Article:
The panel discussion is rightly focused on enabling access to justice – but I would like, if I may, to put the issue in a broader context: there is a risk of being too narrowly focused when seeing law and justice through the prism of technology.
Some of us are old enough to remember when newsletters were produced using Letraset – and the awe and excitement when the first fax machine appeared in a corner of the office.
Arthur C. Clarke famously said that ‘Any sufficiently advanced technology is indistinguishable from magic’. We have arrived at a magical time – when it is possible to speak to an iPhone and it will answer a question. When brainwave reading devices and communication by thought is no longer science fiction.
Technology will of course increasingly impact on society and individuals including in the realm of legal rights. Technology will continue to improve lives in many ways – but it might also reinforce – or create new forms - of exclusion, inequality and injustice.
At the extreme, technology as a business has made some entrepreneurs “as rich as Crassus” – but today, instead of statues or colosseums they build spaceships. Meanwhile a worker at a warehouse is having every moment of their day electronically monitored – the data recorded and stored - including for toilet breaks.
In the for-profit legal and business sectors there is the equivalent of a digital arms race – with significant investment to find tools and products to reduce costs and, ultimately, to increase market share or profitability. When it comes to legal aid, the not-for-profit sector and enabling access to justice for those without means, the resources available and the investment possible is small in comparison. There is a need – and an opportunity – to share learning and experiences, and through collaboration we can integrate emerging technologies and tools. There may also be some 'digital crumbs' from the business investment table.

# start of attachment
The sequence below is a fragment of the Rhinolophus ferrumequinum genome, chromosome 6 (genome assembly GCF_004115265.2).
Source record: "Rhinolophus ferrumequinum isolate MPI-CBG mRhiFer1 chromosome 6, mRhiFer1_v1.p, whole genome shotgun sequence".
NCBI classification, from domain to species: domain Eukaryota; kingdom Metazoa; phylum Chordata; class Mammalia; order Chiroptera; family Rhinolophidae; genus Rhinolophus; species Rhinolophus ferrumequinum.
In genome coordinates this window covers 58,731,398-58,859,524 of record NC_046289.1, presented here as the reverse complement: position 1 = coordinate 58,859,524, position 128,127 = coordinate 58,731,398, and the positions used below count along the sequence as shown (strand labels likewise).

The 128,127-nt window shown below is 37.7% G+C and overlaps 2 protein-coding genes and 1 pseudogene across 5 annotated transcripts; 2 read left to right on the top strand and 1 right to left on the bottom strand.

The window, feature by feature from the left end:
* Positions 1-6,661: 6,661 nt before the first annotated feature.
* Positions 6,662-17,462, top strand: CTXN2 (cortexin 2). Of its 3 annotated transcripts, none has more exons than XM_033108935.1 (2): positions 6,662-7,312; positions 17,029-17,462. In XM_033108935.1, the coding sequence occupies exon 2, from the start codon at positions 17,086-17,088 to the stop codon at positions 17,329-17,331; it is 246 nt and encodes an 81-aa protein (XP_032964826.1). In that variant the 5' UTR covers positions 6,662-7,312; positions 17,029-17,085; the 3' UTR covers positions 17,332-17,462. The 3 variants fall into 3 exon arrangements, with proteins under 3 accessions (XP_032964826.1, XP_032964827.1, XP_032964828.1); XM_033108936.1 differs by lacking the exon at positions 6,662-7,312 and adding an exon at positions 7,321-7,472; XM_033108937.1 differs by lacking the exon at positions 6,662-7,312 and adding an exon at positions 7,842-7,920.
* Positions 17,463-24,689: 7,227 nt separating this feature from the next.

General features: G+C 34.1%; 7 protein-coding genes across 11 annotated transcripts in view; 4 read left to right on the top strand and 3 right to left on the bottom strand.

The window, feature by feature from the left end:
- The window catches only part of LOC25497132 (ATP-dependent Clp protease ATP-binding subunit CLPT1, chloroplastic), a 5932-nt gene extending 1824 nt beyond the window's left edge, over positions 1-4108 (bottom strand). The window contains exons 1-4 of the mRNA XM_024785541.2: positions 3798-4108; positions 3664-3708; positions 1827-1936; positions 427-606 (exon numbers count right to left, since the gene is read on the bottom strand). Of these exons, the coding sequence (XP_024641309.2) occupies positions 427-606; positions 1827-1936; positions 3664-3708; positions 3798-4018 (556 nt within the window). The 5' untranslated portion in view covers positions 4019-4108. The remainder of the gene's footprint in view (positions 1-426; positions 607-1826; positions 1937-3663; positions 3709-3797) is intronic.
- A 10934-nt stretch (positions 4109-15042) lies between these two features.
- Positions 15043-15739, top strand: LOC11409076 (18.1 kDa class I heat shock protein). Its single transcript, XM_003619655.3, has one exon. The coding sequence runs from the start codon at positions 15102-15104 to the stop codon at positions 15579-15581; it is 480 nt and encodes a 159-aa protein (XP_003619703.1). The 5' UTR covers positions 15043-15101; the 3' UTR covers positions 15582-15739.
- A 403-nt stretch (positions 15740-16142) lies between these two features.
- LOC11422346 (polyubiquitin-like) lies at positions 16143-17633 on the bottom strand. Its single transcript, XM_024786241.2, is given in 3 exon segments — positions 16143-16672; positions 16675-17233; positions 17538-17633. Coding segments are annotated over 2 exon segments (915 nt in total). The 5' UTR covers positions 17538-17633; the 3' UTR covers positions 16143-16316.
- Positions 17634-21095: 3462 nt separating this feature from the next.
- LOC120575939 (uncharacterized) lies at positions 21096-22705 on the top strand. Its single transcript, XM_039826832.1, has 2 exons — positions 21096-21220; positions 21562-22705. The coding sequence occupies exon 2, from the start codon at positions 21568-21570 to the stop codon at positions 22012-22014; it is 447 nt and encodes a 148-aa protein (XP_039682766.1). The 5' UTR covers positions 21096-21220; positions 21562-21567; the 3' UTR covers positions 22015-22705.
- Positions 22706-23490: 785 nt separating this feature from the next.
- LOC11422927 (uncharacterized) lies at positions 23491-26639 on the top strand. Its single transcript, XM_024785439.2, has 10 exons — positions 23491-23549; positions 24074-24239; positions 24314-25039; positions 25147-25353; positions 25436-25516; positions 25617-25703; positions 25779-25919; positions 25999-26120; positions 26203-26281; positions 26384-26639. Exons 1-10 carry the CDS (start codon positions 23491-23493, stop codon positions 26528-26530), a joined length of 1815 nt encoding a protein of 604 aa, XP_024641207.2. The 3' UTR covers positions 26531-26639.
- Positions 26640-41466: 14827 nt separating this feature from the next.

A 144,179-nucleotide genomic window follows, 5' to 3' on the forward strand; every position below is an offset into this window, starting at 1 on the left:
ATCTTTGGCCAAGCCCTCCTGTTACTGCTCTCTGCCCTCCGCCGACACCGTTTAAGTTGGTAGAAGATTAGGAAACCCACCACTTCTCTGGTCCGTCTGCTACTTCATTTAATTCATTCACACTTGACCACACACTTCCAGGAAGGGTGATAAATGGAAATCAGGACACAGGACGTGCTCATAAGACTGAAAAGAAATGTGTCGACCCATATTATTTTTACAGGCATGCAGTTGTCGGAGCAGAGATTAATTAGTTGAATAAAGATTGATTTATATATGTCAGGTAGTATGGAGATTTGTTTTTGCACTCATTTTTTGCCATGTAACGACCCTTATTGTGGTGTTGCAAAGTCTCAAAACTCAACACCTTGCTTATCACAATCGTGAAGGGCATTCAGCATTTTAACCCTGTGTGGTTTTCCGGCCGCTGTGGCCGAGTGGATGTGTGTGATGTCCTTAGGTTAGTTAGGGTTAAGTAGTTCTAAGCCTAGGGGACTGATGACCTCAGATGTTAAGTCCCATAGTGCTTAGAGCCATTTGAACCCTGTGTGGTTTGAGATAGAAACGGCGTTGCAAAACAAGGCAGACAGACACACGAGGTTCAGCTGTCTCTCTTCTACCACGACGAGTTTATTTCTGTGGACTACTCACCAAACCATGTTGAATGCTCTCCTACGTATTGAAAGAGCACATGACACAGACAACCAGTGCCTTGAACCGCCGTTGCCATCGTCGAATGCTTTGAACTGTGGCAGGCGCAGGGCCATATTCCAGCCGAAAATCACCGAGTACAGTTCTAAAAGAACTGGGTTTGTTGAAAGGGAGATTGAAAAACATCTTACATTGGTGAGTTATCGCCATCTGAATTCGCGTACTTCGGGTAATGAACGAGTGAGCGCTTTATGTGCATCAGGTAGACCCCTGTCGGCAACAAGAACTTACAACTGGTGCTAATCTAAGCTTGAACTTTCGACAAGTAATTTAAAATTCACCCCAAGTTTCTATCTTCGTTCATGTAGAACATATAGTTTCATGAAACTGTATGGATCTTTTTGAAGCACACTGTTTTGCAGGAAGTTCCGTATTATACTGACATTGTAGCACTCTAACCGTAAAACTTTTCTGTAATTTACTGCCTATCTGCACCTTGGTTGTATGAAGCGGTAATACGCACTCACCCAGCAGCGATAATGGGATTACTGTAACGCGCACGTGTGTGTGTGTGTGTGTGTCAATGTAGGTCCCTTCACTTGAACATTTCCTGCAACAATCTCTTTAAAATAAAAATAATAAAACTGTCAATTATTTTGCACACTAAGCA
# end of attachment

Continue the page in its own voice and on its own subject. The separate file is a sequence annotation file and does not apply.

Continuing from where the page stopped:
The law itself is unlikely to become any less complex. The ability to access technology might not create a sufficient equality of arms; those with more money, power and influence – including the State - will always be a step ahead of those who are poor, excluded or stigmatised. The rich will have VHS while the poor are left with Betamax.
There is also a risk of what has been described as ‘cyber utopianism’ – and what Jamie Susskind describes in his book ‘Future Politics’ as ‘solutionism’: the belief, almost an ideology, that complex issues and situations can be neatly deconstructed and resolved, if only the right algorithms are in place.
Investment in technology can have an opportunity cost and a displacement effect, potentially at the expense – here and now - of other needs and ways to enable access to justice.
For example, the court modernisation programme is welcome - and there are positive opportunities including more user-friendly forms, efficient case management, and assisted digital support. But the programme is being funded in part by court closures and staff cuts – justice is not more accessible when in the meantime the nearest court is a bus journey of 3 hours or more. Rule and procedure changes, such as those being introduced for whiplash injury, could mean less access to lawyers able to advise, represent or provide expert opinion.
On tackling digital exclusion: according to the House of Commons Library there are 3,700 fewer computers in England’s public libraries than in 2010 – but that may be, in large part, because there are fewer libraries. 1 in 5 of the unemployed do not have a computer at home – yet Universal Credit has to be applied for online.
There is sometimes a tendency with technology to ‘run’ before ‘walking’ – racing into development of interactive smart systems, when advice agencies and small legal practices often lack sufficient IT infrastructure or good systems for recording client data, booking appointments and case management.
It is important that we open to exciting possibilities but also to keep grounded, and see technology and justice on a broad canvass – justice does not work, of course, in a vacuum. As Carl Sagan put it, albeit in a different context: we need to combine imagination and scepticism, sometimes – I would suggest – in equal measure.